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Advanced faculty wrangling techniques

September 23, 2011, 9:05 am

Getting a group of faculty members together to accomplish something has often been compared to herding cats. I disagree. When I want to get my cats all into one room to do something at the same time, all I have to do is stand in my kitchen, open a can of Friskies, and yell “Num nums!”

Three cats in a neat row.

Cats, neatly lined up. Completely unlike faculty.

Not so with faculty. If you have, say, 20 professor cats, and you would like them all to arrive in the same place at the same time, you can’t just send out a general email to all 20 of them that says “Num nums will be served in the kitchen at 6 pm.” Most professor cats will just delete that email, if they see it at all. Only 2 or 3 professor cats will show up – the ones with the most interest in num nums and the most criticisms to offer. They will spend the whole time coming up with ways to improve the num num experience, and at the end of dinner time they will have come to an agreement that next time, instead of opening a can of shredded salmon flavored cat food, you go out, catch a fresh salmon, clean it and gut it, and serve the fresh raw filets on ice. And at least three of the no-shows will complain that num nums were served without them, why didn’t anyone tell them there would be num nums.

The lack of response is especially confusing because the professor cats are the ones that suggested the num nums in the first place. They like num nums. They wrote the grants that got the funding for the num nums. And you already polled them and picked a num num eating time that worked for everyone.

So next, time, you decide to make it more personal. Instead of a mass email, you send individual handwritten invitations to each professor cat, that read something like this: “Dear Dr. Kitty: As per the schedule that is clearly posted on the kitchen website, num nums will be served tomorrow in the kitchen at 6 pm. I have made sure that both tuna and chicken flavors will be present, as you suggested last time. I hope to see you there.”

This time the results will be a little better. Maybe half of the professor cats will show up in the kitchen within 30 minutes of the announced time. But others will delegate the num nums, and you will receive several emails from grad student and postdoc cats asking questions about the purpose of the num nums and whether there will be turkey flavor. A couple of other professor cats will call your office phone at 6:05 pm – despite the fact that you have made it known that you will be in the kitchen, not your office, at 6:00 pm – asking where the kitchen is and how to get there.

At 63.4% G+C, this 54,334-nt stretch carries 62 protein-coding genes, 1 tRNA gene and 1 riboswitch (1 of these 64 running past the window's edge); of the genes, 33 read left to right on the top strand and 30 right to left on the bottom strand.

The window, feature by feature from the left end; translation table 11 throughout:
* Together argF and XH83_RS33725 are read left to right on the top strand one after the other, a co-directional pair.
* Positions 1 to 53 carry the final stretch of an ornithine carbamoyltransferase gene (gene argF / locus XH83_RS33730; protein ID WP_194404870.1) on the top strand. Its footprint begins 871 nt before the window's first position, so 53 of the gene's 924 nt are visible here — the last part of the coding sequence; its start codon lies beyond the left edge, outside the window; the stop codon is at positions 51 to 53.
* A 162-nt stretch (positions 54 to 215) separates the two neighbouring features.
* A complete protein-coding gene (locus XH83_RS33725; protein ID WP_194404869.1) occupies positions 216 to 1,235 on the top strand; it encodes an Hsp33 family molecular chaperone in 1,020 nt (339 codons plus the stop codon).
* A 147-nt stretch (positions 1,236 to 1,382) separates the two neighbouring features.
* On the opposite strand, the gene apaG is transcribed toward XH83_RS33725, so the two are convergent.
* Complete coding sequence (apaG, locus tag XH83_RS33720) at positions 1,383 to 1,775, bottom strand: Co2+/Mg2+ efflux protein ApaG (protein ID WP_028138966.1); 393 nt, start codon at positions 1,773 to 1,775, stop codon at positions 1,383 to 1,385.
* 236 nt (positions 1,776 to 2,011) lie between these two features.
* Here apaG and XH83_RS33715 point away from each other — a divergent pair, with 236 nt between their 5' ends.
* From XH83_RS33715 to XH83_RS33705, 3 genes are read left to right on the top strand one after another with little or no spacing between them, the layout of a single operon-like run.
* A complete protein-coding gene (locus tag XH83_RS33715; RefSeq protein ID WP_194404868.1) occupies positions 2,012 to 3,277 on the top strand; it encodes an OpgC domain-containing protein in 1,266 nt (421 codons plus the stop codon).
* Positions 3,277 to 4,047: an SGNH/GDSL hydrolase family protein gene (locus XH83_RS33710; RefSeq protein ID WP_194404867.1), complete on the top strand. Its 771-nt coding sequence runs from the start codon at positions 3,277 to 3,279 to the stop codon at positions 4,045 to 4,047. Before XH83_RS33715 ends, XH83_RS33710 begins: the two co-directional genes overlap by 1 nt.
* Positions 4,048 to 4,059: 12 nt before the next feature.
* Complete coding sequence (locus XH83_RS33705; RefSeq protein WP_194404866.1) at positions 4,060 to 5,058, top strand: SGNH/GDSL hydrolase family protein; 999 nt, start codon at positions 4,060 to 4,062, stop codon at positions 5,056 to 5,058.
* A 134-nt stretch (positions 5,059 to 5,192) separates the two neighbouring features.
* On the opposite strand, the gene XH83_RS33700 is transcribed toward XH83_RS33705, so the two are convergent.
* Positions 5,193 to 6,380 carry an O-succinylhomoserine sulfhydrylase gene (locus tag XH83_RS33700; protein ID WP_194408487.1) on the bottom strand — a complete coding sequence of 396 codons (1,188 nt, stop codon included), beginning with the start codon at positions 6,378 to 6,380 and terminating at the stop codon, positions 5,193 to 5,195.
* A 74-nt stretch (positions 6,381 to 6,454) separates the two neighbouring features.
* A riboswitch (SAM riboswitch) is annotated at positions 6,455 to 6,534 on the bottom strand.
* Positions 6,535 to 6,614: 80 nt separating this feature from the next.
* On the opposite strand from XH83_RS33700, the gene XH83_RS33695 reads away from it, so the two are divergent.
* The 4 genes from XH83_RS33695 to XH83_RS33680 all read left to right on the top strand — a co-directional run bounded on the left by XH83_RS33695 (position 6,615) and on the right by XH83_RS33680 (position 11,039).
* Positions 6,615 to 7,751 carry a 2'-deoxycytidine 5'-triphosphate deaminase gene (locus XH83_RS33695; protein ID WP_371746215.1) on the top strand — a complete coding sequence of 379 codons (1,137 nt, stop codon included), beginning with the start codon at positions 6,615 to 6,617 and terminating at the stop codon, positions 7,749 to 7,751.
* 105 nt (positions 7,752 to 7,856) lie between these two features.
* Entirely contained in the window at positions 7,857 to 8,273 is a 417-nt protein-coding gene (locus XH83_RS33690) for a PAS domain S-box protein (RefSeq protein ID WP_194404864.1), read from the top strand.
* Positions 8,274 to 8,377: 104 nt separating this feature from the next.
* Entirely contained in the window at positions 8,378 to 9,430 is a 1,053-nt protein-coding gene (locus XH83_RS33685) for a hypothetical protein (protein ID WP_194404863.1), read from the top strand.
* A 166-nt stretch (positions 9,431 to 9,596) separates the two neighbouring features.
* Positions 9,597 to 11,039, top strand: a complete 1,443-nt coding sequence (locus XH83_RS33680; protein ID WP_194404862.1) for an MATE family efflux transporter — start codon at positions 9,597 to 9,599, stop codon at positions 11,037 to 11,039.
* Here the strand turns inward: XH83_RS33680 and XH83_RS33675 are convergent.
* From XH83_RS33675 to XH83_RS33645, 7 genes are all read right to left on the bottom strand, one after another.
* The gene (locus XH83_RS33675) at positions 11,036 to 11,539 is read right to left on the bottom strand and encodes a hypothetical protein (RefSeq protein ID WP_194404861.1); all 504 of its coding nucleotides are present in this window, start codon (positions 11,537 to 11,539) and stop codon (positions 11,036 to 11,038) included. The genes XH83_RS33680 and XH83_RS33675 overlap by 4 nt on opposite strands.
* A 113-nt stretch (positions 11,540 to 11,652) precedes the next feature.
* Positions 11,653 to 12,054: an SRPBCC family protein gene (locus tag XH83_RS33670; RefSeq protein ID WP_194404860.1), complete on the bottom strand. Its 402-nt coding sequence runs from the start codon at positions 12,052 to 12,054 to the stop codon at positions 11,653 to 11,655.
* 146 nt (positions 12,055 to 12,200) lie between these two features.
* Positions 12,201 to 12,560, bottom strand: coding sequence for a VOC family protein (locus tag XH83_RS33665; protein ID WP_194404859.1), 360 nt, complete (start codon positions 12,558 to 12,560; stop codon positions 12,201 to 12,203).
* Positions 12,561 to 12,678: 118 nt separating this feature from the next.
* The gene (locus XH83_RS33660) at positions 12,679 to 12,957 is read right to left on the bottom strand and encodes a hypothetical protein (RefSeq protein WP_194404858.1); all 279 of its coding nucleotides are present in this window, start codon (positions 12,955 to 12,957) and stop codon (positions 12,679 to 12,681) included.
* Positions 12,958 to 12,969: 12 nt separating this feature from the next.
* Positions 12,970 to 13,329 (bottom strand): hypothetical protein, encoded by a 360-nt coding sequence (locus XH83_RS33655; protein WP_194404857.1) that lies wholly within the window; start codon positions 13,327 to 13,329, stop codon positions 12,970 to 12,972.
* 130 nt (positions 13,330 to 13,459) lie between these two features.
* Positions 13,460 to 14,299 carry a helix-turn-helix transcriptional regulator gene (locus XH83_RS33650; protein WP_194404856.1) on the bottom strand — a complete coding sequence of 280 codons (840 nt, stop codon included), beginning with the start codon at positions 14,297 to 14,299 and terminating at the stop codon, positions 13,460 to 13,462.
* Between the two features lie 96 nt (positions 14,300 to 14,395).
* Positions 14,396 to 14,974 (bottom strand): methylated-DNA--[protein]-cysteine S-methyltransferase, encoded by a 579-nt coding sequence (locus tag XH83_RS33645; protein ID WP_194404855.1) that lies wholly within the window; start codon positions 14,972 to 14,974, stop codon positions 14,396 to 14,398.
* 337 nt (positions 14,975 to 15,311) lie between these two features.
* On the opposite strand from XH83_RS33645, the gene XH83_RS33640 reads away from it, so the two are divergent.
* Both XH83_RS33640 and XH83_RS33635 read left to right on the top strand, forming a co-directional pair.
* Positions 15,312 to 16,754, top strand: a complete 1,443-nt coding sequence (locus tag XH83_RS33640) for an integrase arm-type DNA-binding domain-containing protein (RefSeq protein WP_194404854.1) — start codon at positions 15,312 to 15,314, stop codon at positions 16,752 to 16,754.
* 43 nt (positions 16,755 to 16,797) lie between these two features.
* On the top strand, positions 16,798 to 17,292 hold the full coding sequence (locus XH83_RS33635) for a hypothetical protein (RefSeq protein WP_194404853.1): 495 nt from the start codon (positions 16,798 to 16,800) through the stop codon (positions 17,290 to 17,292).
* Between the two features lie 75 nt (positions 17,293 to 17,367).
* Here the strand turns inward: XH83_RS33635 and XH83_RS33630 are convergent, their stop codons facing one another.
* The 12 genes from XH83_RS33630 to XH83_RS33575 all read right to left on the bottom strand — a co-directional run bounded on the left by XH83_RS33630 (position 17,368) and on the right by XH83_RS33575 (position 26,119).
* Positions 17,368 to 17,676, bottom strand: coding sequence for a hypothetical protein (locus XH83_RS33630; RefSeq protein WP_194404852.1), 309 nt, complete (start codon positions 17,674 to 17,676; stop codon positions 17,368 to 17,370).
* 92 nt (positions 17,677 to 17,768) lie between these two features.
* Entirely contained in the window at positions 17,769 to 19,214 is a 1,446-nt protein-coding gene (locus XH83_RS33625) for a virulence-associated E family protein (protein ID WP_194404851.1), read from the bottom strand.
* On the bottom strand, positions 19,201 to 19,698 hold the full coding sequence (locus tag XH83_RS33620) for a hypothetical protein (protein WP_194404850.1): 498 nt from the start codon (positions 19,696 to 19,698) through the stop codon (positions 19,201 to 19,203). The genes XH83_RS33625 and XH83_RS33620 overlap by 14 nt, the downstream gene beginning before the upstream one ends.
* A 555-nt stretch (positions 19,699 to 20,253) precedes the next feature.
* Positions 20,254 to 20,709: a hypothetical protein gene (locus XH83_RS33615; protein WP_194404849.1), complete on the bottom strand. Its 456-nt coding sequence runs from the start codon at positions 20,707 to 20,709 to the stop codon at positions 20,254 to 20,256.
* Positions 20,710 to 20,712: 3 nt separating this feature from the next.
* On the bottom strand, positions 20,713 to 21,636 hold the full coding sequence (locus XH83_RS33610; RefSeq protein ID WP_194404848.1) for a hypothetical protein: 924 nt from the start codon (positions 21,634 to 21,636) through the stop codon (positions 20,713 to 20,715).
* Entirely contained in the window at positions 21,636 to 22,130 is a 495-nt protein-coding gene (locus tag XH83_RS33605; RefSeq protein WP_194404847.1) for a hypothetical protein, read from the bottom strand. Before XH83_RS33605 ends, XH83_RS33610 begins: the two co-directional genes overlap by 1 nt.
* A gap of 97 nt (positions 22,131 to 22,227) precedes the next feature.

Afterwards, you will have some leftover num nums that absolutely must be fed to all of the professor cats who were not in attendance, even if you have to feed them a couple of days after the deadline. So you individually email each of the professor cats who didn’t show up: “Dear Dr. Kitty, We served num nums yesterday at 6 pm, and you were not present to eat your num nums. Please come to my office by 5 pm today in order to eat your num nums.”

At least two will respond with, “Sorry, I didn’t realize the num nums were for me.”

Four cats eating their num nums in an orderly fashion.

It's easy to herd cats.

Now you start getting smarter. You realize that the only way to get all the professor cats to eat all their num nums is to make it a requirement in order to receive funding for future num nums. You develop a complicated – but user friendly – online tracking system so that you will have data on which professor cats ate their num nums and which did not. Now you will have to send even more emails and meetings with instructions on: when and where num nums are served (even though it is in the same place every day and has been in the same place every day for the last 5 years), how to report one’s consumption of the num nums, the requirements for eating num nums, and the consequences of not cleaning your plate.

Some professor cats will complain that you send too many emails. Other professor cats will complain that you don’t send enough emails.

You will still never get more than 75% of the professor cats in the kitchen at the appointed time, and you will spend a large chunk of your day fielding complaints about the online tracking system and answering questions that never would be asked if the professor cats had simply read the 6 emails carefully explaining the process, or went to the kitchen website and clicked the tab marked “Daily Num Num Schedule.”

No matter what you do, you will still have to run down the street after wayward fluffy tails, waving a can of num nums and feeling like an idiot.

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